— There’s a new, permanent autocross facility called “The Gauntlet” in the southwest parking lot at Regency Square Mall, 9501 Arlington Expressway. And you can check it out in action from 9 a.m. to 4 p.m. Saturday, June 10, as the North Florida Corvette Association hold its autocross there. Open to Corvette club members, it is $50 per car. Only Corvettes with closed exhaust are allowed, with a 50-car limit. All drivers must have new approved helmets. Seven low-speed events will be held. For information on The Gauntlet and upcoming autocrosses being held by area car clubs and organizations, visit its website at gauntletjax.com.
n Murray Hill Presbyterian Car Show: 10 a.m. to 5 p.m. SaturdayMay 27 at 940 Talbot Ave. Free for spectators and $20 per show vehicle.
n Sixth annual Corvette Car Show: 10 a.m. to 2:30 p.m. Saturday, June 3, at Riverside Chevrolet at 3494 Philips Highway. Free for spectators and $30 for Corvette show cars.
n Informal cruise-in: 7 to 9 a.m. every Saturday in Mandarin near Panera Bread in the Riverplace Shopping Center, 11111 San Jose Blvd.
n Historic Main Street Cruise: 4 to 9 p.m. Saturday, centered at the Historic Springfield Krystal at 2023 N. Main St.
n Dancing in the Streets: 5 to 9 p.m. Saturday in the 900 block of St. Johns Avenue in downtown Palatka, sponsored by the Azalea City Cruisers.
n Cars & Coffee Indoors: 8 to 10:30 a.m. Sunday at Vaughn Motorgroup, 11350 San Jose Blvd.
n Amelia Cruisers: 5 to 8 p.m. each third and fifth Saturday at Dick’s Wings And Grill, 474313 Florida A1A in Yulee.
n Sunshine State Chevelles: 5 to 8 p.m. Friday, June 2. at Freddy’s Burgers at 386 Blanding Blvd. in Orange Park.
Send information on automotive and motorcycle events to email@example.com or Dan Scanlan, Florida Times-Union, 1 Riverside Ave., Jacksonville FL 32202.
Albin Alex snugged up his harness, then pushed SwoopD6’s Honda motorcycle engine hard as the college senior whipped off some acceleration runs up and down the University of North Florida’s parking lot 17 Sunday afternoon.
The drivers’ blue driving suits were visible inside the racecar’s naked tube-frame as it sped past student construction manager Hunter Barkentin and his smartphone’s stopwatch. The car will have to work flawlessly when they compete Thursday and Friday against 129 colleges from across the world in the 38th annual Formula SAE competition at Michigan International Speedway.
“I am very nervous. But at the same time, after seeing the car compete, I am confident,” Barkentin said as the car, soon to receive its body, circled him.
Albin, who redesigned SwoopD6’s seat, said Osprey Racing is the “perfect fit” for an engineering student like him.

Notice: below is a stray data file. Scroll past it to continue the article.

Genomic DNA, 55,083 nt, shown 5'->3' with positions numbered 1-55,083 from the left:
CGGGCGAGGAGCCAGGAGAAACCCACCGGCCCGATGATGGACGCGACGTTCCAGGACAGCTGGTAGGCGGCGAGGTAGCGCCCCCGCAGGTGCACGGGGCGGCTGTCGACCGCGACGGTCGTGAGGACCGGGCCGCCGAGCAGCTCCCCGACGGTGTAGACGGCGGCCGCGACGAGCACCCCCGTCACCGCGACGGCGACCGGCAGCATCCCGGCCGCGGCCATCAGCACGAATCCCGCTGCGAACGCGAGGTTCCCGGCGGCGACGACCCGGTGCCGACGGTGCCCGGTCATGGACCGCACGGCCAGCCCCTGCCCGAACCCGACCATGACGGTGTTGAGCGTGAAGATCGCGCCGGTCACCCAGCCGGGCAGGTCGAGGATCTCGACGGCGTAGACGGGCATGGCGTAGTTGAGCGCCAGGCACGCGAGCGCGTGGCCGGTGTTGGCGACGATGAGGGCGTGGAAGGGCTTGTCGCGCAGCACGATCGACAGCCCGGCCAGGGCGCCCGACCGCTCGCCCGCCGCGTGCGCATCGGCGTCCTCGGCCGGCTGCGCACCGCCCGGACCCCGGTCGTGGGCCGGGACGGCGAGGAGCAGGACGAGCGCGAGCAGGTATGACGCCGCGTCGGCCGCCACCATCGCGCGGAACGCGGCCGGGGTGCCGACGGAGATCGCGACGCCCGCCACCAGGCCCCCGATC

“I am a race fan and I like Formula 1,” he said after his stint, pleased at how his redesigned seat was working. “… It’s all fun. I love working on cars. I love driving cars. I’d like to go into racing, maybe join a Formula One team, the dream job.”
The SAE competition started in 1979 to challenge student engineers to design, build and drive a race car that can withstand technical inspection, racing and a 13-mile endurance run. This will be Osprey Racing’s sixth time at the competition, which SAE International says is designed to provide “real-world challenges” for college engineering students.
Along with designing the car, each school team must deliver a comprehensive business case to convince a fictional manufacturing firm that theirs is the best design. The team and car also compete in acceleration, braking and handling tests. The car’s durability and fuel economy also are measured during a 22-kilometer endurance run.
Former student Justin Tussey started Osprey Racing in 2010 so University of North Florida engineering students could compete. The first car was designed in school, then built with $25,000 in donations and a used motorcycle engine. The latest SwoopD, built on a new frame according to rules, weighs 466 pounds with a newer 85-horsepower Honda CBR600RR engine, more upright seat for driver comfort and redesigned fuel tank.
Last year Osprey Racing finished 102nd out of 115 schools, behind the University of Florida’s ninth place, University of Central Florida’s 31st and Florida Atlantic University’s 33rd. Germany’s Universitat Stuttgart was first. In 2015 Osprey Racing finished 60th, better than its 82nd place in 2014. They plan to do “better than last year,” Barkentin said.